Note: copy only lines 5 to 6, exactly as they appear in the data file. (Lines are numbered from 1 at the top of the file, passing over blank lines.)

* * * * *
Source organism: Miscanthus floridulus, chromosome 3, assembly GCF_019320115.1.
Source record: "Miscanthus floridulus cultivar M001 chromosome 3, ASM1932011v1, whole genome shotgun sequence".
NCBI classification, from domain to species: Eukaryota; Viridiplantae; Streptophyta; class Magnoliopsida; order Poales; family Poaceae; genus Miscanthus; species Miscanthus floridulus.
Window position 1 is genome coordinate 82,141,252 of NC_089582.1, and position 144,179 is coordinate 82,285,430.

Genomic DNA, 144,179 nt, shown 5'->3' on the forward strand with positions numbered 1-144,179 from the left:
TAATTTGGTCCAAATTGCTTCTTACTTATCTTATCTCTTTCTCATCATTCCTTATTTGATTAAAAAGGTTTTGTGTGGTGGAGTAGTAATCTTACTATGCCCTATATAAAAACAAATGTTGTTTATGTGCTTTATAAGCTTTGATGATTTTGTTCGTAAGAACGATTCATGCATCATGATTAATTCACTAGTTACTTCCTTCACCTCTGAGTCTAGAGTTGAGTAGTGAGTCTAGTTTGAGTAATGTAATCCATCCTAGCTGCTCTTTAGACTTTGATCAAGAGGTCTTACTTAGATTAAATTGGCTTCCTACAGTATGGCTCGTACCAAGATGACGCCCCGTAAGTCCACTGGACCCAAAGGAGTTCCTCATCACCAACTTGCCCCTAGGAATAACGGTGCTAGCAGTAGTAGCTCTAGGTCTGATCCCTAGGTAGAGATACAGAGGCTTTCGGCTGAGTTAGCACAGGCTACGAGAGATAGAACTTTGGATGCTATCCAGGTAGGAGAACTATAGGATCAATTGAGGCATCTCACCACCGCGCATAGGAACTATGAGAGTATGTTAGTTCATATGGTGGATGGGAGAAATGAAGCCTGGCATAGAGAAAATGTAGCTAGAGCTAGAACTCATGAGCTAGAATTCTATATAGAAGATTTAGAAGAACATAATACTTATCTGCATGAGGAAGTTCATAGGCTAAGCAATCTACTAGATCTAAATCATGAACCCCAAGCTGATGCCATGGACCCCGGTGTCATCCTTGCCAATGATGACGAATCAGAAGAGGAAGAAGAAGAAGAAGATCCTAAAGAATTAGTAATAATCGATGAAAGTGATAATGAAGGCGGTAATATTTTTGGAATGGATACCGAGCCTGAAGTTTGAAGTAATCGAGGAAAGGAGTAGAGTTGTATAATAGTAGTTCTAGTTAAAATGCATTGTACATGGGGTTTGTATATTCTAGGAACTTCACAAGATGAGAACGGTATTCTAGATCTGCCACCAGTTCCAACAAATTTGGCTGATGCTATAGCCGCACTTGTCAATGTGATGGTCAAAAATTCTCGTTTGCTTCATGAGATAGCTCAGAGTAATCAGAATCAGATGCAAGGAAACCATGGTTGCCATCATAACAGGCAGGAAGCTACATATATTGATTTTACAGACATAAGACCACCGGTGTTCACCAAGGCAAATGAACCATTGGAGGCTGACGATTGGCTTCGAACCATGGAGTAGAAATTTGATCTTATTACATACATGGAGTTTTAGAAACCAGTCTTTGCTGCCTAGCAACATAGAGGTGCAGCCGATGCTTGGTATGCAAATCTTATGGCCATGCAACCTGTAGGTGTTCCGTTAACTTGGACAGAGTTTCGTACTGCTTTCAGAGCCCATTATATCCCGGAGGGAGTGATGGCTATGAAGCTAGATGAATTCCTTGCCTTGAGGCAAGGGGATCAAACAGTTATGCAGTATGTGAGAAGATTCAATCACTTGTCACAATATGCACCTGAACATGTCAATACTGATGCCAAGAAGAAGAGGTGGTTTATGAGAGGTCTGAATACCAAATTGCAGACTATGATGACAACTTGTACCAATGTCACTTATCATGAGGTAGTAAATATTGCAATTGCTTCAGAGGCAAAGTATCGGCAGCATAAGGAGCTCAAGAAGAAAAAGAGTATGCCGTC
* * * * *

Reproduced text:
Genomic DNA, 144,179 nt, shown 5'->3' on the forward strand with positions numbered 1-144,179 from the left:
TAATTTGGTCCAAATTGCTTCTTACTTATCTTATCTCTTTCTCATCATTCCTTATTTGATTAAAAAGGTTTTGTGTGGTGGAGTAGTAATCTTACTATGCCCTATATAAAAACAAATGTTGTTTATGTGCTTTATAAGCTTTGATGATTTTGTTCGTAAGAACGATTCATGCATCATGATTAATTCACTAGTTACTTCCTTCACCTCTGAGTCTAGAGTTGAGTAGTGAGTCTAGTTTGAGTAATGTAATCCATCCTAGCTGCTCTTTAGACTTTGATCAAGAGGTCTTACTTAGATTAAATTGGCTTCCTACAGTATGGCTCGTACCAAGATGACGCCCCGTAAGTCCACTGGACCCAAAGGAGTTCCTCATCACCAACTTGCCCCTAGGAATAACGGTGCTAGCAGTAGTAGCTCTAGGTCTGATCCCTAGGTAGAGATACAGAGGCTTTCGGCTGAGTTAGCACAGGCTACGAGAGATAGAACTTTGGATGCTATCCAGGTAGGAGAACTATAGGATCAATTGAGGCATCTCACCACCGCGCATAGGAACTATGAGAGTATGTTAGTTCATATGGTGGATGGGAGAAATGAAGCCTGGCATAGAGAAAATGTAGCTAGAGCTAGAACTCATGAGCTAGAATTCTATATAGAAGATTTAGAAGAACATAATACTTATCTGCATGAGGAAGTTCATAGGCTAAGCAATCTACTAGATCTAAATCATGAACCCCAAGCTGATGCCATGGACCCCGGTGTCATCCTTGCCAATGATGACGAATCAGAAGAGGAAGAAGAAGAAGAAGATCCTAAAGAATTAGTAATAATCGATGAAAGTGATAATGAAGGCGGTAATATTTTTGGAATGGATACCGAGCCTGAAGTTTGAAGTAATCGAGGAAAGGAGTAGAGTTGTATAATAGTAGTTCTAGTTAAAATGCATTGTACATGGGGTTTGTATATTCTAGGAACTTCACAAGATGAGAACGGTATTCTAGATCTGCCACCAGTTCCAACAAATTTGGCTGATGCTATAGCCGCACTTGTCAATGTGATGGTCAAAAATTCTCGTTTGCTTCATGAGATAGCTCAGAGTAATCAGAATCAGATGCAAGGAAACCATGGTTGCCATCATAACAGGCAGGAAGCTACATATATTGATTTTACAGACATAAGACCACCGGTGTTCACCAAGGCAAATGAACCATTGGAGGCTGACGATTGGCTTCGAACCATGGAGTAGAAATTTGATCTTATTACATACATGGAGTTTTAGAAACCAGTCTTTGCTGCCTAGCAACATAGAGGTGCAGCCGATGCTTGGTATGCAAATCTTATGGCCATGCAACCTGTAGGTGTTCCGTTAACTTGGACAGAGTTTCGTACTGCTTTCAGAGCCCATTATATCCCGGAGGGAGTGATGGCTATGAAGCTAGATGAATTCCTTGCCTTGAGGCAAGGGGATCAAACAGTTATGCAGTATGTGAGAAGATTCAATCACTTGTCACAATATGCACCTGAACATGTCAATACTGATGCCAAGAAGAAGAGGTGGTTTATGAGAGGTCTGAATACCAAATTGCAGACTATGATGACAACTTGTACCAATGTCACTTATCATGAGGTAGTAAATATTGCAATTGCTTCAGAGGCAAAGTATCGGCAGCATAAGGAGCTCAAGAAGAAAAAGAGTATGCCGTC